With Mason helming the business and Bish leading the winemaking operation, Sacred Hill became innovators in the 90s, pioneering the use of indigenous yeasts and being among the first to introduce new oak and chilled barrel ferments. Their drive into premium wines included the planting of Rifleman’s Vineyard, now one of the country’s most revered Chardonnay vineyards, on the original family farm. Sacred Hill also invested in the renowned Gimblett Gravels sub-region of Hawke’s Bay, from where they have produced red wines that have more than held their own with Bordeaux’s finest in blind tastings. The company now employs more than 60 staff and exports wine to countries such as Malaysia, Hong Kong, Singapore, China, India, Fiji, Vanuatu, Denmark, the UK, Germany, Switzerland, the United States, Canada and New Caledonia.
The export market was what prompted perhaps Sacred Hill’s biggest business decision, to move beyond its Hawke’s Bay home and invest in Marlborough, including the purchase of Hell’s Gate, Hammond Estate and Singing Bridge vineyards.
“Our heart is in Hawke’s Bay but as a business our future investment will be in Marlborough,” Mason says. “The potential growth is in export, especially the US market, which has a taste for Marlborough wines, with Sauvignon Blanc leading the charge.”
Sacred Hill has developed a knack of producing gold medal Marlborough Sauvignon Blancs and Senior Winemaker Tony Bish rates the 2015 Marlborough wines as the region’s best Sauvignon Blancs in years - great news for Sacred Hill in their quest to conquer the US market.
Mason says Sacred Hill really smartened up its act and started operating as a serious business about 15 years ago. “Prior to that we did everything on a shoestring. Through the 80s we had a few false starts thanks to a drought, a flood and then in 1988 the infamous Cyclone Bola wiped us out, but we hung in there.”
While he is focussed on continued innovation, growth and the export potential of Sacred Hill’s Marlborough wines, Mason has not lost sight of where it all began.
 “The early days were precious times by the river with friends, family and food and Sacred Hill remains true to those roots today.”
“We have always been about making wines to share with family and friends and we always will be. Our brand campaign today takes a stance on the importance of these times of real connection in today’s high speed, always on, distraction-filled lives.”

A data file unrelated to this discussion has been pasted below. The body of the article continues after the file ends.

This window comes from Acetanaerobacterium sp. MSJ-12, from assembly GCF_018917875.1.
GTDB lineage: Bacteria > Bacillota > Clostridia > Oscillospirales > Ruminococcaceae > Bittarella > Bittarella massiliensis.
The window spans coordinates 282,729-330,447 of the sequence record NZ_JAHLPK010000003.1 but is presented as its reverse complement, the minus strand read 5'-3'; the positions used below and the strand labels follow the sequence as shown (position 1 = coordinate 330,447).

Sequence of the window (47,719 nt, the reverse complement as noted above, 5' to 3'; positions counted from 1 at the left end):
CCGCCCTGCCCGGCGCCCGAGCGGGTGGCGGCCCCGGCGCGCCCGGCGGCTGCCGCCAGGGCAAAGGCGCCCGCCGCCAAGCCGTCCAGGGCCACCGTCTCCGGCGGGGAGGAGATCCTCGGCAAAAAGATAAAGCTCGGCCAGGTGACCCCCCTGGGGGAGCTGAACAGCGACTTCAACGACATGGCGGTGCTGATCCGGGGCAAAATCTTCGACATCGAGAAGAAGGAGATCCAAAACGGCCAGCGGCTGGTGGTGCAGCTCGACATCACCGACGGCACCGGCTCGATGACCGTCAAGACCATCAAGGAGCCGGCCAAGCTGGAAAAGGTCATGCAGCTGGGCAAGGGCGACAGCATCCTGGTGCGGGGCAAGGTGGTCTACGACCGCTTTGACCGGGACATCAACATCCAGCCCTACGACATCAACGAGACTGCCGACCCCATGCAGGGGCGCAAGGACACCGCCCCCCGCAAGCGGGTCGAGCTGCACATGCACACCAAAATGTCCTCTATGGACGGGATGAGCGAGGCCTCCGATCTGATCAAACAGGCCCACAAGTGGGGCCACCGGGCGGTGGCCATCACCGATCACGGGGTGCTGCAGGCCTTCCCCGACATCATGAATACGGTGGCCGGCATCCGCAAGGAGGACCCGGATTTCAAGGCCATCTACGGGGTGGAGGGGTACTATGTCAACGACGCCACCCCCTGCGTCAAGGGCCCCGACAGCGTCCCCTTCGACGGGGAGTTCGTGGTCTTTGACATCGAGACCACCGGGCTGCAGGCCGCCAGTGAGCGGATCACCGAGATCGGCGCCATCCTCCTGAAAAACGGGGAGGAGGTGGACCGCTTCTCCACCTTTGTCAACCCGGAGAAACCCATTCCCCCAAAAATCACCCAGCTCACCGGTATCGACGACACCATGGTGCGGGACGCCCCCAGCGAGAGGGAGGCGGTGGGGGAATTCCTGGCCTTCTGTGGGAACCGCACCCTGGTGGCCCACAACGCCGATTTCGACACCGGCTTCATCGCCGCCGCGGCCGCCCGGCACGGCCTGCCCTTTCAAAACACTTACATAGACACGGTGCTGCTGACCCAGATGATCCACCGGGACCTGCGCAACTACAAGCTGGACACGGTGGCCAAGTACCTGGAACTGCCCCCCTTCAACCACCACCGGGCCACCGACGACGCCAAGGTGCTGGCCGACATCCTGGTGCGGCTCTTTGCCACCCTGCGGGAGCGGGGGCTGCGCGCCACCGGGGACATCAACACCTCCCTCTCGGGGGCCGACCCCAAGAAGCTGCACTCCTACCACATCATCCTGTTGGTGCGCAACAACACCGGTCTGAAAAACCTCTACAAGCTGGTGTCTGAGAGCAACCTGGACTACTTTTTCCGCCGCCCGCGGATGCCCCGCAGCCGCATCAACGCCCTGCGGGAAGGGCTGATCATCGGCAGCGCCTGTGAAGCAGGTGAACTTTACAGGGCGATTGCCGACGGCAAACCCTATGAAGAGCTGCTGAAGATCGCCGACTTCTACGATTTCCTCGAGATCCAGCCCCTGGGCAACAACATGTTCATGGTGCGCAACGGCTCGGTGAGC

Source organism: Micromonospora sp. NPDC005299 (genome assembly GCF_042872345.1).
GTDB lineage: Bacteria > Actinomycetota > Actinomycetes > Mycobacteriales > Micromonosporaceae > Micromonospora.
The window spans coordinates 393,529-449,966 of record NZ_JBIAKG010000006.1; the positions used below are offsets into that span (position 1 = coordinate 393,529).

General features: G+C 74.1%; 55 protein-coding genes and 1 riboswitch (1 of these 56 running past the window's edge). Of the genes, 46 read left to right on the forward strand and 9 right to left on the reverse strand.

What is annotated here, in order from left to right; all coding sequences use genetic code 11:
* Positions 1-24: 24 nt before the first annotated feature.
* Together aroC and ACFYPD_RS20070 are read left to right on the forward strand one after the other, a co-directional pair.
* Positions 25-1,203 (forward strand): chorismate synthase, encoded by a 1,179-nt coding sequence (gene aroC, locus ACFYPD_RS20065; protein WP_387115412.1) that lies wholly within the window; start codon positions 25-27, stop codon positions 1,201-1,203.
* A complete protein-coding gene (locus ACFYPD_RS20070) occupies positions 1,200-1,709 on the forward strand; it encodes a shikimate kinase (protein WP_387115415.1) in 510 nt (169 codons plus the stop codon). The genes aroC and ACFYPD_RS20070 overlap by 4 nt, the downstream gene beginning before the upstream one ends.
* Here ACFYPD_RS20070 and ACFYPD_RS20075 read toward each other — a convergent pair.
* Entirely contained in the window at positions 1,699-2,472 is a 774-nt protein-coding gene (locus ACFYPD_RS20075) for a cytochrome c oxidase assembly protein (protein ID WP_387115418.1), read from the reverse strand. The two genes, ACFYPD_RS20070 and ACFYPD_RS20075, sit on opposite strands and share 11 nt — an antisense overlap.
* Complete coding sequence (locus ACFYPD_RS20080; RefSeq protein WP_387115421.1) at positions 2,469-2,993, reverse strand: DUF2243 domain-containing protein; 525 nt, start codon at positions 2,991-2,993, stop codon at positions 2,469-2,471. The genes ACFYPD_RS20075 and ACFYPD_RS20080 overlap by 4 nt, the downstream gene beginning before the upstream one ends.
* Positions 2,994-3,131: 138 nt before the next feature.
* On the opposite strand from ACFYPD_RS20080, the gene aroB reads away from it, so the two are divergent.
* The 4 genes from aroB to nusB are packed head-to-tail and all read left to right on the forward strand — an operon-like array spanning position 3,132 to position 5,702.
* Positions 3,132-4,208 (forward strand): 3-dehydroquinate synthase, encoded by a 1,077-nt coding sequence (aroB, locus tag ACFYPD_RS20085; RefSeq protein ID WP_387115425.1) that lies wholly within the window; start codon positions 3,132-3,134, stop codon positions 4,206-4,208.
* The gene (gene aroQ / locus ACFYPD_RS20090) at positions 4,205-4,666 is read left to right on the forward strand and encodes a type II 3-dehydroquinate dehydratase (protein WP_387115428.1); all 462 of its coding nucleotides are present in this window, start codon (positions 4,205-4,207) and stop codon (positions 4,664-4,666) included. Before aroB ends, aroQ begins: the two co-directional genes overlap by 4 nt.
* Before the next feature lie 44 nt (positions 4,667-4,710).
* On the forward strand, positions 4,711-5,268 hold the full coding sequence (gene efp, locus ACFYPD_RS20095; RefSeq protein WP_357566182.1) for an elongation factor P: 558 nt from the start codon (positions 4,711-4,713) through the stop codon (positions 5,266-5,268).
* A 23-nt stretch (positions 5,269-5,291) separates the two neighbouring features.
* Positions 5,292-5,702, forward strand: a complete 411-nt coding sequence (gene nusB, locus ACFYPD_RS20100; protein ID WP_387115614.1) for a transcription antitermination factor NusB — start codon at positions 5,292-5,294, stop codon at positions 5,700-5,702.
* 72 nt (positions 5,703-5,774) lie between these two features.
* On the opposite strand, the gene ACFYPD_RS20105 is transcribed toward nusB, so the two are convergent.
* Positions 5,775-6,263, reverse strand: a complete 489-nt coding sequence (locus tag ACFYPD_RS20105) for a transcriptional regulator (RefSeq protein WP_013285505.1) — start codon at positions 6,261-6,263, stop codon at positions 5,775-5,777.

As the brand reminds us, “Some things should be kept sacred.”

New Ravensdown director in Hawke's Bay


Ravensdown’s new director for the Eastern North Island, Bruce Wills, has attended his first board meeting as the co-operative plans for its busy early spring to continue.

The former president of Federated Farmers of New Zealand and Hawke’s Bay sheep and beef farmer was looking forward to the challenge.

"This seems like a great time to join Ravensdown as there is a confidence and quiet determination that is pervading the business," said Bruce. "There’s a feeling that the strategy is the right one and we farmer shareholders have got a strong management team in charge of executing that strategy," added Bruce.

John Henderson, Ravensdown’s Chairman welcomed Bruce and appreciated his valuable experience. "Bruce is an insightful thinker and he cares about the co-operative’s performance."

John Henderson also updated the board about spring demand. "Across all sectors we are seeing customers committing to soil and feed testing as well as purchasing fertiliser to apply while they can."

According to John, price capping products like superphosphate is also stimulating demand. "Projections of dry conditions have also meant our new N-Protect product, which reduces nitrogen lost to the atmosphere, has seen strong interest. Over the next six months, the business will be monitoring costs closely and continuing to focus on product and service quality," added John.